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How to Become a Cafeteria Manager

Cafeteria managers are food service managers who work specifically in cafeterias. Though when you hear cafeteria, you might automatically think of a stereotypical lunch lady in a hair net with orthopedic shoes serving unrecognizable Salisbury steak with instant mash, cafeteria managers are the people who are responsible for purchasing the beef, planning the menu, and much more.

Cafeteria manager job description

Much like other food service management positions, cafeteria managers are the people who deal with the business operations of cafeterias, sometimes called limited-service dining rooms. Cafeteria managers handle the hiring and training of all food preparation and service staff, as well as the custodial staff. These managers handle the schedule, supervising, and payroll of all employees, as well as all sales activities, cash deposits, and financial reports. They may also be responsible for marketing, advertising, and creating special promotions.

Cafeteria managers are also responsible for both the kitchen and the food, which may include:

  • Supervising all food service methods and practices
  • Creating a varied and successful menu
  • Estimating the amount of food and supplies needed and maintaining the proper inventory
  • Ordering and receiving food and supplies
  • Analyzing the cost of recipes and menus to ensure that costs don't exceed the budget

Additionally, cafeteria managers must maintain a healthy and safe environment that meets all state and local health codes. Because food in cafeterias is typically not made to order, cafeteria managers are responsible for strict observance of food sanitation and safety standards. This includes pest control.

    Cafeteria manager education requirements

    Though many cafeteria manager jobs only require demonstrated work experience in a kitchen or in food service management, some positions may require formal education. Job descriptions for cafeteria managers typically require the following skills, so you may need to take some classes and aim for a combination of practical experience and education:

    • Leadership and supervisory skills
    • Interpersonal and customer service skills
    • Ability to read and write in English
    • Ability to add, subtract, multiply, and divide
    • Ability to use math to calculate and convert units of weight and volume

    Though you may not find specific cafeteria manager degree programs, degrees in culinary arts, nutrition, or hospitality management are usually acceptable. You can also find food service management programs at two- and four-year schools as well as through online schools. The Bureau of Labor Statistics (BLS) estimates that more than 1,000 universities and colleges have bachelor's degree programs in institutional food service or restaurant management. Some schools even have traditional or online graduate school  programs in hospitality management.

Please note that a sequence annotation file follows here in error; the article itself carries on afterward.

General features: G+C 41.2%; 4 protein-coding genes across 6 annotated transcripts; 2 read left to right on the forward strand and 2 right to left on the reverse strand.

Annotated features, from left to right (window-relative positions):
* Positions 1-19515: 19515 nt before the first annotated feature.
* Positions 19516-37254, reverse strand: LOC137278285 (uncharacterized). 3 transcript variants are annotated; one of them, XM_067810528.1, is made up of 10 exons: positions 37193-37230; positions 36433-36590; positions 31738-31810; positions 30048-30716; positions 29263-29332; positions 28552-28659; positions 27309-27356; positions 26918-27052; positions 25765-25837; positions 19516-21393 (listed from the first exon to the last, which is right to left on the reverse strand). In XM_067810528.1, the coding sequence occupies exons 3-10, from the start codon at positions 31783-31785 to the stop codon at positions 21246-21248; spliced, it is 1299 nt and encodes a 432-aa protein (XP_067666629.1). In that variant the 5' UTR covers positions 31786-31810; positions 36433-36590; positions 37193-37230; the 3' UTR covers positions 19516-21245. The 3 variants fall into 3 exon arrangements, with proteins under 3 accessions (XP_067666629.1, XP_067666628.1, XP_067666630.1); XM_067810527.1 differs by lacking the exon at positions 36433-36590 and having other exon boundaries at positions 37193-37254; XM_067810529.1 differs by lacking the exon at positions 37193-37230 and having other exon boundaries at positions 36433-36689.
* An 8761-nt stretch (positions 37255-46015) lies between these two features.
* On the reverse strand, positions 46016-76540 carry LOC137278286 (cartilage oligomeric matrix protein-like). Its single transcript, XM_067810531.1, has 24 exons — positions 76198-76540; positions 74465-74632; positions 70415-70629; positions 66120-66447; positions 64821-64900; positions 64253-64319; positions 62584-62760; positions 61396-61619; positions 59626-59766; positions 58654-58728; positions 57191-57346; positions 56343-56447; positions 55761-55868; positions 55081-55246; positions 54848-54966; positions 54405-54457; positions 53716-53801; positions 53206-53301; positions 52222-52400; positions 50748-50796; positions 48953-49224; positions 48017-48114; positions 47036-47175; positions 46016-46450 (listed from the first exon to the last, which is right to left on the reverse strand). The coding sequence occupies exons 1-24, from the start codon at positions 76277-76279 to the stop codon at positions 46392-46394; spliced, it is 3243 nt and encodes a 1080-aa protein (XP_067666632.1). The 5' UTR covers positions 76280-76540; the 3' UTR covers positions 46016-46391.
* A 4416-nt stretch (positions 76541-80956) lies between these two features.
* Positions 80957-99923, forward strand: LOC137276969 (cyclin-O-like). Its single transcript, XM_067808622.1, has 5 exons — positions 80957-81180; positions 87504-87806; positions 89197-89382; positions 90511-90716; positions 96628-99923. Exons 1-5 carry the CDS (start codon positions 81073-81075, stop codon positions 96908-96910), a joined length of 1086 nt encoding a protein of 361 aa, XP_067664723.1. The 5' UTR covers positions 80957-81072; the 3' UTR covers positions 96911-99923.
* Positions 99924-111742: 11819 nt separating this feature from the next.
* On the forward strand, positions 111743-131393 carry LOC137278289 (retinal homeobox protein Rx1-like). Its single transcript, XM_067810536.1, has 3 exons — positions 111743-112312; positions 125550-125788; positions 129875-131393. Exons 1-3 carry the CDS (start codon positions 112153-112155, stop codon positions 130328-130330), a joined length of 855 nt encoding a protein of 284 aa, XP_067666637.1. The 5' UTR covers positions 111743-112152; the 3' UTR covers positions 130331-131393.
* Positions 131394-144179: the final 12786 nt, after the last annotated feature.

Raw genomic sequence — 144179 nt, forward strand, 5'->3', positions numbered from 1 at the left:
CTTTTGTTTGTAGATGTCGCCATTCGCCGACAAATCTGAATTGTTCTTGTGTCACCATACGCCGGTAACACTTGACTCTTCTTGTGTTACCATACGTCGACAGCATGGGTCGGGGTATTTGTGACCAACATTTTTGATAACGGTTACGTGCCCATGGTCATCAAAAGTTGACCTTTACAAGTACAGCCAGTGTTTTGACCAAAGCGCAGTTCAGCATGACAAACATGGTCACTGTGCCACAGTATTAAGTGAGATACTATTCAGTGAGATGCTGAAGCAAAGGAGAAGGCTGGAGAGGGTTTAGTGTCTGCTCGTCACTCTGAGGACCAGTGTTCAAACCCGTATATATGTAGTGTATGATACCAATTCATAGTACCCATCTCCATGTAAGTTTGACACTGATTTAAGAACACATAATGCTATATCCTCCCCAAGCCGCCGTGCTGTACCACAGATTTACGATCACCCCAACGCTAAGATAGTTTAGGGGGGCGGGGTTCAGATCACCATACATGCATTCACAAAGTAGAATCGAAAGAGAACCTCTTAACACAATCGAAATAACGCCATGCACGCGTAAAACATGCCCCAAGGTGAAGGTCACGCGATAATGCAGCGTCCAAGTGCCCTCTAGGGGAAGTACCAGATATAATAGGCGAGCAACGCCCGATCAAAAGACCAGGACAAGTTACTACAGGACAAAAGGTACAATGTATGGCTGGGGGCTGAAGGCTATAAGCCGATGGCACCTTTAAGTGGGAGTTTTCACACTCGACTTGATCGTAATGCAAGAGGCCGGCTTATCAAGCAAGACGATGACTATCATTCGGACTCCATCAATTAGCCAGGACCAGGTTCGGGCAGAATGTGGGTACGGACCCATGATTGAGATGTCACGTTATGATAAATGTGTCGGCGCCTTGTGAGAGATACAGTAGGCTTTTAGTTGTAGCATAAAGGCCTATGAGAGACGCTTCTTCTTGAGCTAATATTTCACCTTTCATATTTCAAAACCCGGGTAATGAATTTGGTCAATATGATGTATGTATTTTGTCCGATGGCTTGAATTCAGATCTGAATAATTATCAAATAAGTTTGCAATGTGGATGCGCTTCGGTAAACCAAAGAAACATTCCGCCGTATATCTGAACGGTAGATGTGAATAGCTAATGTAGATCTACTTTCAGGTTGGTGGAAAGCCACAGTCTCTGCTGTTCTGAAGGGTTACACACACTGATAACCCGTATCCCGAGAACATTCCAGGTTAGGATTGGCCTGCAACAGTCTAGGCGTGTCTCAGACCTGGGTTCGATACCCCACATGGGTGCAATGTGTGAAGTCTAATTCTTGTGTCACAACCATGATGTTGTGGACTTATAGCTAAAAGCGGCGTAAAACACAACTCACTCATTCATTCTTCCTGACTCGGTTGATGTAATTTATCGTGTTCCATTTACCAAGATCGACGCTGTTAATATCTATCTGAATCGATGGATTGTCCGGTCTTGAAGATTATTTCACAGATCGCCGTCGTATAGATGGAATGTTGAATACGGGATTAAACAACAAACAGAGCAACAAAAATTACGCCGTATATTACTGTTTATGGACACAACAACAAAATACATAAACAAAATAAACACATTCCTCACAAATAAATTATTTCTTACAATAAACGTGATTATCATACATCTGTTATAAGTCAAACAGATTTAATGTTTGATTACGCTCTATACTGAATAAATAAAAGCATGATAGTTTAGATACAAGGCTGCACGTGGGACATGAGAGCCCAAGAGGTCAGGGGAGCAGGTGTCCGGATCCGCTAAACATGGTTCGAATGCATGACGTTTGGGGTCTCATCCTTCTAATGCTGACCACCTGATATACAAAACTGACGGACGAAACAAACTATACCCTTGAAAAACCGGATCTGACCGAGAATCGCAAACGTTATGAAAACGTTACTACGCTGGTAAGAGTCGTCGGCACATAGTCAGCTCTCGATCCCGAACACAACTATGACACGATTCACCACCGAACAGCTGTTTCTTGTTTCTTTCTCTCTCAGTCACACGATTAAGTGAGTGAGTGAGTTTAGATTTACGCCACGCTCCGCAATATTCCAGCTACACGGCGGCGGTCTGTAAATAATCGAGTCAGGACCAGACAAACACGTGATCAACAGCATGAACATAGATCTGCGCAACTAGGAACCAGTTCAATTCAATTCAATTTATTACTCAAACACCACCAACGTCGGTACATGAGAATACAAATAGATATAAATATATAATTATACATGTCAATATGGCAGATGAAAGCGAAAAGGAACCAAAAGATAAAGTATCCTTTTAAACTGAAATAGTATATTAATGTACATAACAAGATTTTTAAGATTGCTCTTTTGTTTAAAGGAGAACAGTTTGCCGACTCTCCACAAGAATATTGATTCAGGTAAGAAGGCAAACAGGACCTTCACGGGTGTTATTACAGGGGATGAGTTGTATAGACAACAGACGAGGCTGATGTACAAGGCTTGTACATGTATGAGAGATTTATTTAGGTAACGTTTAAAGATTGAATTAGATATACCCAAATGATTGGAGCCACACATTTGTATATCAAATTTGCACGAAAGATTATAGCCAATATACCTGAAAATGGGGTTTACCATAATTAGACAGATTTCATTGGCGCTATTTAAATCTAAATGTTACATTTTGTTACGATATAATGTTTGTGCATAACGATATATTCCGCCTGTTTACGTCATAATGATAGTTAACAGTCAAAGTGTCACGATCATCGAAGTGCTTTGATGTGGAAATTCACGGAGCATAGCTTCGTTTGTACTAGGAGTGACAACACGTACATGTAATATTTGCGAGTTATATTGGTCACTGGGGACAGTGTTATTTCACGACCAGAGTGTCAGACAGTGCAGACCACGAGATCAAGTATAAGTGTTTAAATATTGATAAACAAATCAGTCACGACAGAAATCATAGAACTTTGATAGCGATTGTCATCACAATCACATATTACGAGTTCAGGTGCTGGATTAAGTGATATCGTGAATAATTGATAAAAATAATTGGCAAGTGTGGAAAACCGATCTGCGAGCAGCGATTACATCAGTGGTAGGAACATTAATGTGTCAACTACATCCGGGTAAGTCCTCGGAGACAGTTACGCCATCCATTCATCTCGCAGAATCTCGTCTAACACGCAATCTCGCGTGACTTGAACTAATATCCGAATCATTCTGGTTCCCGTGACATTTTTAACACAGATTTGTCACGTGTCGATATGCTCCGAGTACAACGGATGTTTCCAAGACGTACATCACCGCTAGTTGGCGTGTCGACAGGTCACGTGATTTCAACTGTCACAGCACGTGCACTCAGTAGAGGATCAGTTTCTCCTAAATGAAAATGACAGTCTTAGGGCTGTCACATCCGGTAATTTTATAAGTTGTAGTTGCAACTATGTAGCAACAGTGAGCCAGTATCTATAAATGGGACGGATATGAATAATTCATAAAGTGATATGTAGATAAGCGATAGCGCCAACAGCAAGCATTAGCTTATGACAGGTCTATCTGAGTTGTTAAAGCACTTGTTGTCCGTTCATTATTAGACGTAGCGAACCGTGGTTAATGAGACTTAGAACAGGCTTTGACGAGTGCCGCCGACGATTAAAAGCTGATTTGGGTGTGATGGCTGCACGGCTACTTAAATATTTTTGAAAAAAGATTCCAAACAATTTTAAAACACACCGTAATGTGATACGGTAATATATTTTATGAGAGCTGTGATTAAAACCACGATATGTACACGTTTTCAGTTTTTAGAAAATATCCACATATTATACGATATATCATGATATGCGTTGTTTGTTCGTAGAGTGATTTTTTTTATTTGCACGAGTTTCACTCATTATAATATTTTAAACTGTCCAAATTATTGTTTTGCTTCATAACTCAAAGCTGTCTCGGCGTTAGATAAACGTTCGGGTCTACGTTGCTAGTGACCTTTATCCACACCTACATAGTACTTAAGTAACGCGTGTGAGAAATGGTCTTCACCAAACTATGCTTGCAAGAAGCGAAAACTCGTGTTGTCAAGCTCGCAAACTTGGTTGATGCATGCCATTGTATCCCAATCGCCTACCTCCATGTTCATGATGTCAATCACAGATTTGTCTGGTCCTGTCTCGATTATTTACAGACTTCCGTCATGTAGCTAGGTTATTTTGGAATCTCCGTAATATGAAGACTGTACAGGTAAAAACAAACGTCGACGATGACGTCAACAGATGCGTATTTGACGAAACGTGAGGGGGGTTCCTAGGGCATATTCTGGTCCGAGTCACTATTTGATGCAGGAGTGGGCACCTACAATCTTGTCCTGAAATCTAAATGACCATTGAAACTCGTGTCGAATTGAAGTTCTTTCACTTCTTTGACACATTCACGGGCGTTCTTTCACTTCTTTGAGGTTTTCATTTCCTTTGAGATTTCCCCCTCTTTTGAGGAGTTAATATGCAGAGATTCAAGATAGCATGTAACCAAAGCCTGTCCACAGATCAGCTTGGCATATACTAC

Food safety certification is also recommended to cafeteria service managers. One popular example is the Food Protection Manager Certification (FPMC). This certification program ensures that you learn the proper food safety and sanitation techniques required to keep your cafeteria healthy.There is also cafeteria manager-specific training for pest management. This type of training would help you to identify infestations in deliveries and in your storage areas, give you methods for preventing infestations, and teach you the best way to keep pest control records.

    Cafeteria manager salary and job outlook

    Though the BLS doesn't collect salary data specifically for cafeteria managers, it does collect data for food service managers. On average, these managers made $53,500 per year nationwide in May of 2014. That's the hourly equivalent of around $25.

    The impact of the economic recession on cafeteria management positions is hard to estimate. Though National Restaurant Association doesn't give cafeteria-specific statistics, the organization forecasts overall growth in the restaurant industry year by year. Because many school districts across the country had to layoff school support staff because of budget cuts, it's more than likely that cafeteria manager jobs were affected.

    Overall, becoming a cafeteria manager requires you to have good administrative and supervisory skills and some kitchen or food service experience. If you like the benefits of a slightly more predictable food service management career, then you could be ready to take the reins and manage a cafeteria.

    Sources:

    • Occupational Employment Statistics, Bureau of Labor Statistics, May 2014 National Occupational Employment and Wage Estimates, United States, http://www.bls.gov/oes/current/oes_nat.htm

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